Analyzing Environmental Changes in Interior Alaska (1982-2014)

Research Sponsored By: US Forest Service
Principal Investigator: L. Monika Moskal
Project Description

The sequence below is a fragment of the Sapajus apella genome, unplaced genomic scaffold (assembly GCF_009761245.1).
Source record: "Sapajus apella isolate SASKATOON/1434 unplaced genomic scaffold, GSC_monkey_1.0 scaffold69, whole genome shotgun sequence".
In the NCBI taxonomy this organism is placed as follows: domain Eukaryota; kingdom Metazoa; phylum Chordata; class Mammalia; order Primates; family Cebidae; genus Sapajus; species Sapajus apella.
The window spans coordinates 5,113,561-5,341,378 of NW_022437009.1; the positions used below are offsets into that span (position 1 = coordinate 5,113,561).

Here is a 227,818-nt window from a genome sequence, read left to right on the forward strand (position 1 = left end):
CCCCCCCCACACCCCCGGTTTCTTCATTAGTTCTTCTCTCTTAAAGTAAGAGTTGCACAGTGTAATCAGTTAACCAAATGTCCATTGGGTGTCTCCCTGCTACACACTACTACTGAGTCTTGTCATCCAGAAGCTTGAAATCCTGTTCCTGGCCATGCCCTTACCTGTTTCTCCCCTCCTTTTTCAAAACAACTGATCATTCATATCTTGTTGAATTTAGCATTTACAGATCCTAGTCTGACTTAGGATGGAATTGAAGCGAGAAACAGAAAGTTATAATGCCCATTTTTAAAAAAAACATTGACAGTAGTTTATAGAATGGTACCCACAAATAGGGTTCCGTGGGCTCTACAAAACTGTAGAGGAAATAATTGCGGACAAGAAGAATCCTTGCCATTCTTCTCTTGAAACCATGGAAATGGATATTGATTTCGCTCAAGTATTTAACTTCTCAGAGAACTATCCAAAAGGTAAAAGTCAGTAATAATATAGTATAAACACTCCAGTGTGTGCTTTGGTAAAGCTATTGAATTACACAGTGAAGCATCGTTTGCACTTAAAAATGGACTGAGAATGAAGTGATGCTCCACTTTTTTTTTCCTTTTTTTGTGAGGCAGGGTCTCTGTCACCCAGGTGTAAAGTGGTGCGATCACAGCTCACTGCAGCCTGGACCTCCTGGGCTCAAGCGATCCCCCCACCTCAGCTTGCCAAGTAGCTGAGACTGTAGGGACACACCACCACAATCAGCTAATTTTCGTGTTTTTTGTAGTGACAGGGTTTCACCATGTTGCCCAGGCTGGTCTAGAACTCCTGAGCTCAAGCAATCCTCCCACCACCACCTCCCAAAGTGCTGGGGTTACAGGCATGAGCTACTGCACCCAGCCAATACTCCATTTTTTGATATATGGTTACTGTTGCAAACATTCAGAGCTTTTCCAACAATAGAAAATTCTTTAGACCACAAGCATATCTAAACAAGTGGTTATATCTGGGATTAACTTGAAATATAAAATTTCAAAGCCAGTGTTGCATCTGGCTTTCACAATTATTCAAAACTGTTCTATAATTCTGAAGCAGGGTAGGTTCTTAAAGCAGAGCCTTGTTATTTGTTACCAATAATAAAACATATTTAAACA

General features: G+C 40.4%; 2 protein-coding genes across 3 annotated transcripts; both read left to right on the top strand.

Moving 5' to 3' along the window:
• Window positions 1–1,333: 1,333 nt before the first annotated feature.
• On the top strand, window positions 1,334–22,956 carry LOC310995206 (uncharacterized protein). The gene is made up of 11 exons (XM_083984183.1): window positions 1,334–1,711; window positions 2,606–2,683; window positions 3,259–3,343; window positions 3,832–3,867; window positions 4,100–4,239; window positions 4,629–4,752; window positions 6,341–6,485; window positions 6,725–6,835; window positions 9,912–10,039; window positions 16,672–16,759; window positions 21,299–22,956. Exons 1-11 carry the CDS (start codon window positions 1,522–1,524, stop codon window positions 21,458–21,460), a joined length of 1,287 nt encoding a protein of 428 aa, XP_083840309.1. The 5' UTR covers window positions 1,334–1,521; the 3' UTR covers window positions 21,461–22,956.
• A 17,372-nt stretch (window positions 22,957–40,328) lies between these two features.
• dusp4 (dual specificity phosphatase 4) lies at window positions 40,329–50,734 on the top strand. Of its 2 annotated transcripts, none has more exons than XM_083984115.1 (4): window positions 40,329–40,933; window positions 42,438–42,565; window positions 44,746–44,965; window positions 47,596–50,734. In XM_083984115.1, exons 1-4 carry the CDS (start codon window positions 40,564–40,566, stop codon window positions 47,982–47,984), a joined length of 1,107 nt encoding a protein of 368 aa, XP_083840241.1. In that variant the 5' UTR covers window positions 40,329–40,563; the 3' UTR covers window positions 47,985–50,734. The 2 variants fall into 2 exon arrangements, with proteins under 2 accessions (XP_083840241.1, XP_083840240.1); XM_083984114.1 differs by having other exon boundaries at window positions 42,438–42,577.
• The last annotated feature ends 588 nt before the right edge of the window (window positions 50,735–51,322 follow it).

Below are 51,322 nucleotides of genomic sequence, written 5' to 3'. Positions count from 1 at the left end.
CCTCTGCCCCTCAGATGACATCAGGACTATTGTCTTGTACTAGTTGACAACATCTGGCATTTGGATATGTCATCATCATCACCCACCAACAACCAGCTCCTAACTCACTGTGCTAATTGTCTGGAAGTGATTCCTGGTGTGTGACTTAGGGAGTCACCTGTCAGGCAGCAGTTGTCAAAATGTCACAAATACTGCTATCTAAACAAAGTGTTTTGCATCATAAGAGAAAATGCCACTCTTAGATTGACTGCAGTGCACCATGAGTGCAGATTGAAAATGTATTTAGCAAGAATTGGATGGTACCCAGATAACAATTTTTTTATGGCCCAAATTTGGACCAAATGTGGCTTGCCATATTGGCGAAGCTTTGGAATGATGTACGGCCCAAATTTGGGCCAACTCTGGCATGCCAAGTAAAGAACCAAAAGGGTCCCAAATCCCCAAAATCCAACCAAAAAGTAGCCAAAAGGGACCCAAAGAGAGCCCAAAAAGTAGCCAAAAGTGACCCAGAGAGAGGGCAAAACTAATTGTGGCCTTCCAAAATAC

This project will use a unique combination of field data, airborne remote sensing, and satellite time series to characterize the spatial heterogeneity of vegetation changes in interior Alaska since 1982. The research emphasizes both temporal and spatial scaling; long time series of observations are needed to track slow changes in vegetation structure and composition in high-latitude systems, and detailed observations from field measurements and high-resolution airborne data (=1 m) are critical to characterize the pattern and process of ecosystem responses in heterogeneous landscapes typical of the ABoVE study domain. This project will use data from NASA Goddard’s Lidar, Hyperspectral, and Thermal (G-LiHT) airborne imager to scale information from large (8 ha) field inventory plots measured in 1982 and re-measured during 2010 to 2017 and low-altitude air photos (1982-83 and 2012-14) on a 20 km grid for the Tanana Valley of interior Alaska (120,000 km2) to satellite spatial (30 m) and spectral resolutions (e.g., Landsat). The multi-scale, multi-sensor approach will specifically target four types of changes using this unique combination of field and airborne remote sensing observations: 1) changes in surface water extent, including drying of wetlands and subsequent encroachment of woody vegetation, 2) post-disturbance vegetation recovery and burn severity, with an emphasis on post-fire succession, 3) biotic disturbances, including mortality and defoliation due to increased insect activity, and 4) forest cover change, emphasizing changes in tree growth (height, diameter) and expansion of woody vegetation at tree line. The complementary nature of these ground and airborne remote sensing observations offers the possibility to develop new, multi-sensor fusion approaches to quantify changes in composition, cover, and productivity for this critical region.